Women of childbearing age: Menorrhagia, or abnormally heavy bleeding during monthly periods, can increase a woman’s risk of iron deficiency. At least 10 percent of menstruating women are believed to have menorrhagia.
Women who are pregnant or breastfeeding: Maternal iron deficiency is the most common nutritional deficiency during pregnancy. Increased blood volume requires more iron (27 milligrams of iron daily) to deliver oxygen to the baby. Be sure to talk to your doctor about taking a prenatal vitamin that contains iron.
Vegetarians or vegans: The daily recommendation for vegetarians and vegans is 1.8 times higher than meat-eaters. Legumes, whole and enriched grains and some vegetables and dried fruits are especially rich in iron and are frequently eaten foods on vegetarian or vegan meal plans. In fact, vegan diets often are higher in iron than omnivore diets, the non-heme iron just needs to be eaten with a vitamin C source in the same meal or snack. Just ½ cup cooked broccoli contains 50 milligrams of vitamin C which can significantly increase the absorption of non-heme iron.
Endurance athletes: Knowing that iron is essential for energy metabolism, this is a key nutrient for endurance athletes. If red meat is limited in an endurance runner’s diet, chicken and fish, such as salmon, snapper and perch, should be cooked in a cast iron skillet to increase iron intake in addition to eating a variety of plant-based sources of iron on a daily basis.
Frequent blood donors: In the United States, adults may donate blood as often as every eigh weeks, which can deplete iron stores. About 25 percent to 35 percent of regular blood donors develop iron deficiency.
People with cancer: Anemia of chronic disease and chemotherapy-induced anemia are the most common reasons for people with cancer to develop anemia. Chronic blood loss and deficiencies of other nutrients can bring about iron deficiency in this population.
People who have gastrointestinal disorders or have had gastrointestinal operations: People with certain gastrointestinal disorders like celiac disease, ulcerative colitis and Crohn’s disease or have had certain gastrointestinal surgeries may become iron deficient because of dietary restrictions, the inability to absorb iron correctly or blood loss in the gastrointestinal tract caused by the condition or surgery.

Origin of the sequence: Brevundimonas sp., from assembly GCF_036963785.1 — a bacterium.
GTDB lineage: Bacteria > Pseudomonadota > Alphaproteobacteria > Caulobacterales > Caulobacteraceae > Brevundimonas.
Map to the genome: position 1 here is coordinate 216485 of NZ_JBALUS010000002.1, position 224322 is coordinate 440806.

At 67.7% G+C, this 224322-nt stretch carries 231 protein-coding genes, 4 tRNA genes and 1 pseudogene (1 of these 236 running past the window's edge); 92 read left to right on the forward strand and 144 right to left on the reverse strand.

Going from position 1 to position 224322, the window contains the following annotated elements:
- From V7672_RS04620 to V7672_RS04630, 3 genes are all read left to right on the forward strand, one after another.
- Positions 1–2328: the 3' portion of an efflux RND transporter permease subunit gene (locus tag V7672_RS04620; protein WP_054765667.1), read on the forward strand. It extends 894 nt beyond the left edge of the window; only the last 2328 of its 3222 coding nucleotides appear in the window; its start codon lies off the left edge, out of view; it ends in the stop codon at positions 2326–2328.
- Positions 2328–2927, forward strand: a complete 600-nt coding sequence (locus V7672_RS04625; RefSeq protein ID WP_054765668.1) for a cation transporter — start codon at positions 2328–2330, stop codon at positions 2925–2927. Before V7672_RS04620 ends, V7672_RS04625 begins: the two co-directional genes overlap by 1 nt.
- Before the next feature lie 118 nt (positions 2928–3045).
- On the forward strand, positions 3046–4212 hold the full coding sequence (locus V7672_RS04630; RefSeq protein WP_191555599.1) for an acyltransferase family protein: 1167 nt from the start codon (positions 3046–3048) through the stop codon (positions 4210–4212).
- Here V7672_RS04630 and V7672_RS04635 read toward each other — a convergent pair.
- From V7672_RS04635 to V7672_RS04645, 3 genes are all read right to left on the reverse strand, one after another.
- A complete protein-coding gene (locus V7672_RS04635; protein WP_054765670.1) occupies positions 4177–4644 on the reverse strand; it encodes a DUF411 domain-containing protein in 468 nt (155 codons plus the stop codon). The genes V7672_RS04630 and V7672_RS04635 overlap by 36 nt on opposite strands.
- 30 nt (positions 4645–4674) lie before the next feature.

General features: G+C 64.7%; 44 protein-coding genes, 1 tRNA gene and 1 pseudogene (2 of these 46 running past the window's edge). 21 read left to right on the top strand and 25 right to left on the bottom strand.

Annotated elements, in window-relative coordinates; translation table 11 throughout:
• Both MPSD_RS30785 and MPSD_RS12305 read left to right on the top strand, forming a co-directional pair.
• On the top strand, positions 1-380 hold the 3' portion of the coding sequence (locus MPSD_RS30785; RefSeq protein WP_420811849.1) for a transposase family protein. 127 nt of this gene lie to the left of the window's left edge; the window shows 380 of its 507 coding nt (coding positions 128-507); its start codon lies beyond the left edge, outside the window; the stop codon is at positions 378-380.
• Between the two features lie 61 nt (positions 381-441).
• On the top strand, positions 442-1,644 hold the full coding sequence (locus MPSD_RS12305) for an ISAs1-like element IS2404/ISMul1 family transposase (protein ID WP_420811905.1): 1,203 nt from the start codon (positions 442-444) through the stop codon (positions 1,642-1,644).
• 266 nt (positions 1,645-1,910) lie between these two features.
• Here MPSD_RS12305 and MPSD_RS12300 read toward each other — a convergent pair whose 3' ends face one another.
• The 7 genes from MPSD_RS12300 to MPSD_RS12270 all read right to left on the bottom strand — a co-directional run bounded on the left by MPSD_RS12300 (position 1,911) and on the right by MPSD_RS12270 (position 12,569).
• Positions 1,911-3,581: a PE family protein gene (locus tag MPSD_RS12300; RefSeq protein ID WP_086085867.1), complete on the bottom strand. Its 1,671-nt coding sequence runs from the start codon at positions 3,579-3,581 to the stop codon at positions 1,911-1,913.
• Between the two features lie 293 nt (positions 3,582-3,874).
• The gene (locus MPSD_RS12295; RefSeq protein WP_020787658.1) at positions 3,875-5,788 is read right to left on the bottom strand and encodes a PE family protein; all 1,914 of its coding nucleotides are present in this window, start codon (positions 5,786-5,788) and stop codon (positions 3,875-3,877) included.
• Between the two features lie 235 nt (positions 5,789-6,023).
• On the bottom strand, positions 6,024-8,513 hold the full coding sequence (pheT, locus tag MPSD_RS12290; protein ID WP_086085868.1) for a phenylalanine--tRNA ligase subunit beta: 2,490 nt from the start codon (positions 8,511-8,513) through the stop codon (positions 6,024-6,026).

People with heart failure: About 60 percent of patients with chronic heart failure have iron deficiency and 17 percent have iron deficiency anemia. If iron cannot be absorbed properly or the diet is lacking in general nutrients, or if aspirin is being taken regularly, iron deficiency can occur.
When to ask your healthcare provider about iron supplements
If you fall into any of the groups that are at risk for an iron deficiency and/or exhibit any of the common symptoms, the next step is to visit your healthcare provider. A simple finger prick test or having blood drawn at a lab can determine iron deficiency or anemia.
Symptoms of iron deficiency anemia can include:
- Pale skin and fingernails
- Glossitis (inflamed tongue)
Iron supplements are available online from trusted sources or over the counter in most drug or grocery stores. Iron supplements are available in both ferrous and ferric forms, with the former being more bioavailable than the latter. If these forms cause GI-upset, your healthcare provider can recommend other forms. Taking an iron supplement to address iron deficiency or anemia should always be done under your doctor’s supervision as high doses of iron can be dangerous.
Avoiding iron deficiency
Eating a well-balanced, healthy diet that includes a variety of foods from all five food groups, especially fruits and vegetables, can help ensure enough of both heme and non-heme iron are making onto the plate.
If you have concerns about getting enough iron in your diet, speak with a registered dietitian with The Little Clinic (available in select Kroger/King Soopers locations) to learn more about meal planning with iron in mind.
Disclaimer: This information is educational only and not providing healthcare recommendations. Please see a healthcare provider.